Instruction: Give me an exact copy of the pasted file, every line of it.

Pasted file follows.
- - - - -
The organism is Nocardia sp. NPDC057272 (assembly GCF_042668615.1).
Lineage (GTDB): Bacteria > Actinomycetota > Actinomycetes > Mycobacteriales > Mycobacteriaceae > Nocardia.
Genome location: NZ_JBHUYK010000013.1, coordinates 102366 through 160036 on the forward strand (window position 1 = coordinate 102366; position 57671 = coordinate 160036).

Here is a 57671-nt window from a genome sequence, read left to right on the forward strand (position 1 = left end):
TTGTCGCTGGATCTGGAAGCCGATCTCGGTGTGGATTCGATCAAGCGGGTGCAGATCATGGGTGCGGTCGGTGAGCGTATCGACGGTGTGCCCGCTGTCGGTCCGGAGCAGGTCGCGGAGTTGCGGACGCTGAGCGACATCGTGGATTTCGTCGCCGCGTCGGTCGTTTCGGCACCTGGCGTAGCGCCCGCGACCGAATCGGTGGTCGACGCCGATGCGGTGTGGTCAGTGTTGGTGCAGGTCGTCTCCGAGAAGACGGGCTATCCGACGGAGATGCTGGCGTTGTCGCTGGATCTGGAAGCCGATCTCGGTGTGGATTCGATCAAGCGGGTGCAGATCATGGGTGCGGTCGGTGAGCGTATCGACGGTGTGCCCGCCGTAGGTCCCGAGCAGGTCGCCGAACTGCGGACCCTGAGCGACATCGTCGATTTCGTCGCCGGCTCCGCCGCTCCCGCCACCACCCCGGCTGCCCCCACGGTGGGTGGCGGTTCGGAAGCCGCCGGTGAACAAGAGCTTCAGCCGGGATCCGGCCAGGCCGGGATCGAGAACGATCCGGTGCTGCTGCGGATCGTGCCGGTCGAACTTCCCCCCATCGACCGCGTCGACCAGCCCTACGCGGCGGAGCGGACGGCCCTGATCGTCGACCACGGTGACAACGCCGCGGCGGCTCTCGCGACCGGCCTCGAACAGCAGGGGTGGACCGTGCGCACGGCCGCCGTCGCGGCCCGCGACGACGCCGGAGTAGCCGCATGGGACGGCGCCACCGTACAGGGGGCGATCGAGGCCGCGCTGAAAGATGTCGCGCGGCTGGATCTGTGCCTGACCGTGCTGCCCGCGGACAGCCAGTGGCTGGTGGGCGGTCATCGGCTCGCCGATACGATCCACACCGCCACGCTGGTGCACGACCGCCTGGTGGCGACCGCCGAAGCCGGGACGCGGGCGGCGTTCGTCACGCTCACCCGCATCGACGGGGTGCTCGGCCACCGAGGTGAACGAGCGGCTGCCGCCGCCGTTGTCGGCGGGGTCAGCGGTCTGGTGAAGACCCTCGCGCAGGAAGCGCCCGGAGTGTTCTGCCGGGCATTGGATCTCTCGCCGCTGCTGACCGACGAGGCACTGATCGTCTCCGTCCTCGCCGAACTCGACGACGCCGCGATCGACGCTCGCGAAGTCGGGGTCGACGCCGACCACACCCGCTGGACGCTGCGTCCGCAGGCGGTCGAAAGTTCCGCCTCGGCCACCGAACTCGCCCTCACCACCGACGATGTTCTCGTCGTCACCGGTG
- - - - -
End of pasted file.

The organism is Nocardia sp. NPDC057272 (assembly GCF_042668615.1).
Lineage (GTDB): Bacteria > Actinomycetota > Actinomycetes > Mycobacteriales > Mycobacteriaceae > Nocardia.
Genome location: NZ_JBHUYK010000013.1, coordinates 102366 through 160036 on the forward strand (window position 1 = coordinate 102366; position 57671 = coordinate 160036).

Here is a 57671-nt window from a genome sequence, read left to right on the forward strand (position 1 = left end):
TTGTCGCTGGATCTGGAAGCCGATCTCGGTGTGGATTCGATCAAGCGGGTGCAGATCATGGGTGCGGTCGGTGAGCGTATCGACGGTGTGCCCGCTGTCGGTCCGGAGCAGGTCGCGGAGTTGCGGACGCTGAGCGACATCGTGGATTTCGTCGCCGCGTCGGTCGTTTCGGCACCTGGCGTAGCGCCCGCGACCGAATCGGTGGTCGACGCCGATGCGGTGTGGTCAGTGTTGGTGCAGGTCGTCTCCGAGAAGACGGGCTATCCGACGGAGATGCTGGCGTTGTCGCTGGATCTGGAAGCCGATCTCGGTGTGGATTCGATCAAGCGGGTGCAGATCATGGGTGCGGTCGGTGAGCGTATCGACGGTGTGCCCGCCGTAGGTCCCGAGCAGGTCGCCGAACTGCGGACCCTGAGCGACATCGTCGATTTCGTCGCCGGCTCCGCCGCTCCCGCCACCACCCCGGCTGCCCCCACGGTGGGTGGCGGTTCGGAAGCCGCCGGTGAACAAGAGCTTCAGCCGGGATCCGGCCAGGCCGGGATCGAGAACGATCCGGTGCTGCTGCGGATCGTGCCGGTCGAACTTCCCCCCATCGACCGCGTCGACCAGCCCTACGCGGCGGAGCGGACGGCCCTGATCGTCGACCACGGTGACAACGCCGCGGCGGCTCTCGCGACCGGCCTCGAACAGCAGGGGTGGACCGTGCGCACGGCCGCCGTCGCGGCCCGCGACGACGCCGGAGTAGCCGCATGGGACGGCGCCACCGTACAGGGGGCGATCGAGGCCGCGCTGAAAGATGTCGCGCGGCTGGATCTGTGCCTGACCGTGCTGCCCGCGGACAGCCAGTGGCTGGTGGGCGGTCATCGGCTCGCCGATACGATCCACACCGCCACGCTGGTGCACGACCGCCTGGTGGCGACCGCCGAAGCCGGGACGCGGGCGGCGTTCGTCACGCTCACCCGCATCGACGGGGTGCTCGGCCACCGAGGTGAACGAGCGGCTGCCGCCGCCGTTGTCGGCGGGGTCAGCGGTCTGGTGAAGACCCTCGCGCAGGAAGCGCCCGGAGTGTTCTGCCGGGCATTGGATCTCTCGCCGCTGCTGACCGACGAGGCACTGATCGTCTCCGTCCTCGCCGAACTCGACGACGCCGCGATCGACGCTCGCGAAGTCGGGGTCGACGCCGACCACACCCGCTGGACGCTGCGTCCGCAGGCGGTCGAAAGTTCCGCCTCGGCCACCGAACTCGCCCTCACCACCGACGATGTTCTCGTCGTCACCGGTG